Old Danish Pointer (Old Danish Chicken Dog)
The Old Danish Pointer or Old Danish Chicken Dog is a medium-sized breed hailing from Denmark. Initially, used as a pointing breed in finding a game, the Old Danish Pointers are now popular as family companions. These strongly built dogs are characterized by a short and broad head with a clearly visible occiput, well-defined withers, muscular back, well-coupled loins, slightly sloping croup, low-set ears, and a tail of medium length.
Old Danish Pointer Pictures
|Other names||Gammel Dansk Honsehund, Old Danish Pointing Dog, Ancien chien d′arrêt danois, Old Danish Bird Dog, Altdänischer Hühnerhund|
|Color||White with large brown patches and small specks|
|Group of Breed||Gundog, Sporting, Working|
|Weight||Male: 66-77 lb
Female: 57-68 lb
|Size/Height||Medium; male: 21-24 inches
female: 20-22 inches
|Size of Litter||4-6 puppies|
|Temperament||Calm, intelligent, resolute, brave, loyal|
|Good with Children||Yes|
|Country Originated in||Denmark|
|Competitive Registration/ Qualification Information||FCI, ACA, DRA|
Old Danish Pointer Dogs Video
The breed originated back in 1710 when Morten Bak, a resident of Glenstrup near Randers and Hobro, mated local farm dogs with gypsy breeds for eight generations repeatedly. This crossbreeding led to the development of piebald purebred dogs, which were named Old Danish Pointers or Bakhounds.
Since the local farm, as well as the gypsy dogs, descended from scent hounds that have St. Hubert Hound ancestry, the latter is thought to have influenced the development of Old Danish Pointers.
Temperament and Behavior
The Danish Pointer is a quiet dog with a steady character and shows plenty of stubbornness and courage. Devoted, friendly, and fun-loving, it makes a congenial pet suited to active families. It remains calm indoors, provided it gets plenty of daily exercises.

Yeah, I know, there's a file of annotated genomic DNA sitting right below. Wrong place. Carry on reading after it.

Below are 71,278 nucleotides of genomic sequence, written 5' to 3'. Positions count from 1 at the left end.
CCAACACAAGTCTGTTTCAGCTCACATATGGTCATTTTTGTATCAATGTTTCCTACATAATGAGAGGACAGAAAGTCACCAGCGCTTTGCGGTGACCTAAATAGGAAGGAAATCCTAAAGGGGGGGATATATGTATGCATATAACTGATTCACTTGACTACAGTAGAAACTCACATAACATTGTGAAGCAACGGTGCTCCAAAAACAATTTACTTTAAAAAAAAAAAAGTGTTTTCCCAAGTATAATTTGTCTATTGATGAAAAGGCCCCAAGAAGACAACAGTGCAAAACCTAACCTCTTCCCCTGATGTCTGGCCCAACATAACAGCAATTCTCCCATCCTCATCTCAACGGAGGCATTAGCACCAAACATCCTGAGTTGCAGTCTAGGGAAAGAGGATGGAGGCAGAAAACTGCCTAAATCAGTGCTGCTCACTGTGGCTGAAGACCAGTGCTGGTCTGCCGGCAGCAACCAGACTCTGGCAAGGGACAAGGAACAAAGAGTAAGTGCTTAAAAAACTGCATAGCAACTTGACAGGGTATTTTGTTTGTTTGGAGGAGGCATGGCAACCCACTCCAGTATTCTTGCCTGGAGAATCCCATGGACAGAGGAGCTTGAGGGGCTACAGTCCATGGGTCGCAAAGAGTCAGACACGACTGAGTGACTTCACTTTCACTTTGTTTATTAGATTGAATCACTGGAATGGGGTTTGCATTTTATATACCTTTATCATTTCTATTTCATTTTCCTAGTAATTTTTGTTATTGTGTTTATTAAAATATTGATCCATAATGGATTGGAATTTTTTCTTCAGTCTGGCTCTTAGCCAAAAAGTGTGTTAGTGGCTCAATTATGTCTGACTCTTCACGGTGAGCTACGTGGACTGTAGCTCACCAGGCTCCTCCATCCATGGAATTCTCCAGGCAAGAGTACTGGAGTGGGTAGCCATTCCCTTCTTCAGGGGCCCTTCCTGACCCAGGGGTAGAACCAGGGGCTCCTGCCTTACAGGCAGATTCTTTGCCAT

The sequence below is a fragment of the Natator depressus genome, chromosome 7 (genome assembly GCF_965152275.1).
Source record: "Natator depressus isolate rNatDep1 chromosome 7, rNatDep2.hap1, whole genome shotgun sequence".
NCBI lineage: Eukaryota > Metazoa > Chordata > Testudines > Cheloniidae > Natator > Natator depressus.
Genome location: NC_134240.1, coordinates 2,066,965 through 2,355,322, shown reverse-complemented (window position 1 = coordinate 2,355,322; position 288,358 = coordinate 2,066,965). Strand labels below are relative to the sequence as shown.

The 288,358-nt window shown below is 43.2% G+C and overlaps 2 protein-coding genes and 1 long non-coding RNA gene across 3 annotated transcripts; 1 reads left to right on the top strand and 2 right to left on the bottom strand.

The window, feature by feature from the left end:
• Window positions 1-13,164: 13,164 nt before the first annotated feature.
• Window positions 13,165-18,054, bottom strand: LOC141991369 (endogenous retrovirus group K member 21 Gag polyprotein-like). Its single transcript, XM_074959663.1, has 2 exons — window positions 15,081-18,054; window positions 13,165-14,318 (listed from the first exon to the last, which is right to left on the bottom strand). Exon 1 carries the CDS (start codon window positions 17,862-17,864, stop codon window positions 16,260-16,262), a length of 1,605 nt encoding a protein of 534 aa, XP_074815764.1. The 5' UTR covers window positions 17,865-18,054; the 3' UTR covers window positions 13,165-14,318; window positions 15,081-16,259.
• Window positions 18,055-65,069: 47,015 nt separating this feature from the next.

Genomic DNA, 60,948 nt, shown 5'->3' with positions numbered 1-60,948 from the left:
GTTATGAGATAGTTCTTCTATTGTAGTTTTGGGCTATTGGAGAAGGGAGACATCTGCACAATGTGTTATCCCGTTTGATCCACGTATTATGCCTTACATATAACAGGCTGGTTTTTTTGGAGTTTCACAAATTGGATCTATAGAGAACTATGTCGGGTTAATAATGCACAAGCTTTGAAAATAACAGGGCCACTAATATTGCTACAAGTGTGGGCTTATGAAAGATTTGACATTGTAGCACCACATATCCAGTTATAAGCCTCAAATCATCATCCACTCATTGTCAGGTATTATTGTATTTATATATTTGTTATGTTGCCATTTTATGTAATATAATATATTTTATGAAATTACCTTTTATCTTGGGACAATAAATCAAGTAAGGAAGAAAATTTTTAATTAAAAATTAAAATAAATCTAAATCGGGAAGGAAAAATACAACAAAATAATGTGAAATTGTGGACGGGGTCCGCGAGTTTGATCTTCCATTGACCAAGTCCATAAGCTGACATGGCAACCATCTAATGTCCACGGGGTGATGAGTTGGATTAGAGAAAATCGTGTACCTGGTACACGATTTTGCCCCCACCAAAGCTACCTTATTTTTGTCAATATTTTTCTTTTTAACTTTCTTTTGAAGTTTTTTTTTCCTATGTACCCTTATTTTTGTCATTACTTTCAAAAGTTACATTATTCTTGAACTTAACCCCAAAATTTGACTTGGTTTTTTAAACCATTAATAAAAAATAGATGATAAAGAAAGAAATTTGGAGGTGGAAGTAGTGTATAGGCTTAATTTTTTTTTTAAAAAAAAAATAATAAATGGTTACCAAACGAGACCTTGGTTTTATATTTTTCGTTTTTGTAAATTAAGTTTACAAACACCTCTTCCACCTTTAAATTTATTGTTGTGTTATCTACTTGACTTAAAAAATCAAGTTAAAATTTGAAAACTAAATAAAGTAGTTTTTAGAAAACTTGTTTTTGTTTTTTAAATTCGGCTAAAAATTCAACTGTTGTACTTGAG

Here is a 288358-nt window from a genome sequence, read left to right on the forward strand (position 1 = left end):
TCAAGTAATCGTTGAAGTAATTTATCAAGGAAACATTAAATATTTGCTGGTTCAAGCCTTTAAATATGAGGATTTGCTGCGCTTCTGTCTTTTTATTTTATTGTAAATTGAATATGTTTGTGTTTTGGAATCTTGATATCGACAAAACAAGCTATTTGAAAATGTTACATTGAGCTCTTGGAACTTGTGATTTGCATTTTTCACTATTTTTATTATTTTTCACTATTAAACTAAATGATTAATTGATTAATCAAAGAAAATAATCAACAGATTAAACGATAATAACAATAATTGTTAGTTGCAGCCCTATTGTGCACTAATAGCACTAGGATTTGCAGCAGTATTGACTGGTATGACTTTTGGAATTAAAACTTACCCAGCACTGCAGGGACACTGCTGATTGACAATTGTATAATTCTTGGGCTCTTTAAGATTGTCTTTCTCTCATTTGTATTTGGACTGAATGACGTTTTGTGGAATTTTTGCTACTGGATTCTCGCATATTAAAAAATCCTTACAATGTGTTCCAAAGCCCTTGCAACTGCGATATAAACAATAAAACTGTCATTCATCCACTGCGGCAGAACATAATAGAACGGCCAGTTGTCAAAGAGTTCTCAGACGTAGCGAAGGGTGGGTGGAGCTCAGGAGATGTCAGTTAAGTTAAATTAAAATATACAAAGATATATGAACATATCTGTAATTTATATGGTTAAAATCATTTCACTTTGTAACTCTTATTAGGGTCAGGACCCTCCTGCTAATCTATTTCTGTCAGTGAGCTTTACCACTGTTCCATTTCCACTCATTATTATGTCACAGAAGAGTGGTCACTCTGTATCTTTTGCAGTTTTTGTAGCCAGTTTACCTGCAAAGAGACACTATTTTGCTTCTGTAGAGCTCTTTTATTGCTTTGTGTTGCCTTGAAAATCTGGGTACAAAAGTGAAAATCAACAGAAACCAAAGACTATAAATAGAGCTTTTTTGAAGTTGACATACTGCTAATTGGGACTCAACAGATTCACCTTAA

In the field, the dog is highly spirited and hard-working. During a hunt, it moves slowly and maintains constant contact with its owner. Adept at pointing and retrieving a gallinaceous bird, the Danish Pointer does not make any unnecessary noise while carrying out its hunting job.
It is tolerant towards children and other pets if it is raised with them.
The Danish Pointer, being a lively breed, needs a minimum of an hour of regular activity. You can play Frisbee in a large fenced yard, train it for dog sports such as agility or flyball, and take it out for running in addition to a long, vigorous walk.
The dog does not need much grooming. Brushing its coat once a week using a hound mitt and rubbing with a chamois will help in retaining the gleam. To keep your Danish Pointer clean, brush its coat on a regular basis and occasionally wipe down using a damp cloth. If its nails are too long, trim them to avoid infections.
It is typically a healthy breed though some Danish Chicken Dogs are likely to get hip dysplasia, which is an inherited condition causing abnormal development of the hip joint.
These dogs are easy to train because of their smartness and docile nature.
- Since the Danish Pointers are versatile gundogs, they often have to retrieve game birds from the water. For this, you can teach your Pointer how to swim. If your friend or neighbor’s dog loves swimming, you can ask them to bring it along in order to help build up your pet’s confidence. Start by throwing a ball or stick into the shallowest portion of the water and instruct your dog to “fetch.” Once it brings the item back, give your pet plenty of praises and treats. Keep practicing and make sure that you do not push your pet too far.
- Expose your Danish Pointer puppy to different people and their pets. Trips to the dog park can play an important role in forming a well-adjusted dog.
A healthy diet comprising meat, fish, fruits, and vegetables are recommended for your Old Danish Pointer.
- The male Danish Pointers are more powerful and muscular than the females, which are more energetic and impulsive.
We rescued an adolescent (18+/- months) dog from a shelter in Chicago. After searching your website we believe that Lola is predominantly an Old Danish Pointer. We take her for multiple, short walks each day but cannot socialize with our neighbors who are walking their dogs. We would appreciate any suggestions as to how to socialize Lola. We are finishing a class but it seems that they are training us to deal with such behavior but not deal with the root cause. We would appreciate any suggestions as to how to solve this root issue.
I’ve been trying to find out who took this photo. https://www.101dogbreeds.com/wp-content/uploads/2016/06/Old-Danish-Pointer-Dog-Pictures.jpg
I would like to ask permission to use it in a painting. Do you or can you tell me who, and how to get it touch with whoever took it?
Yes you can use it in your painting provided that you give proper credit by mentioning our website link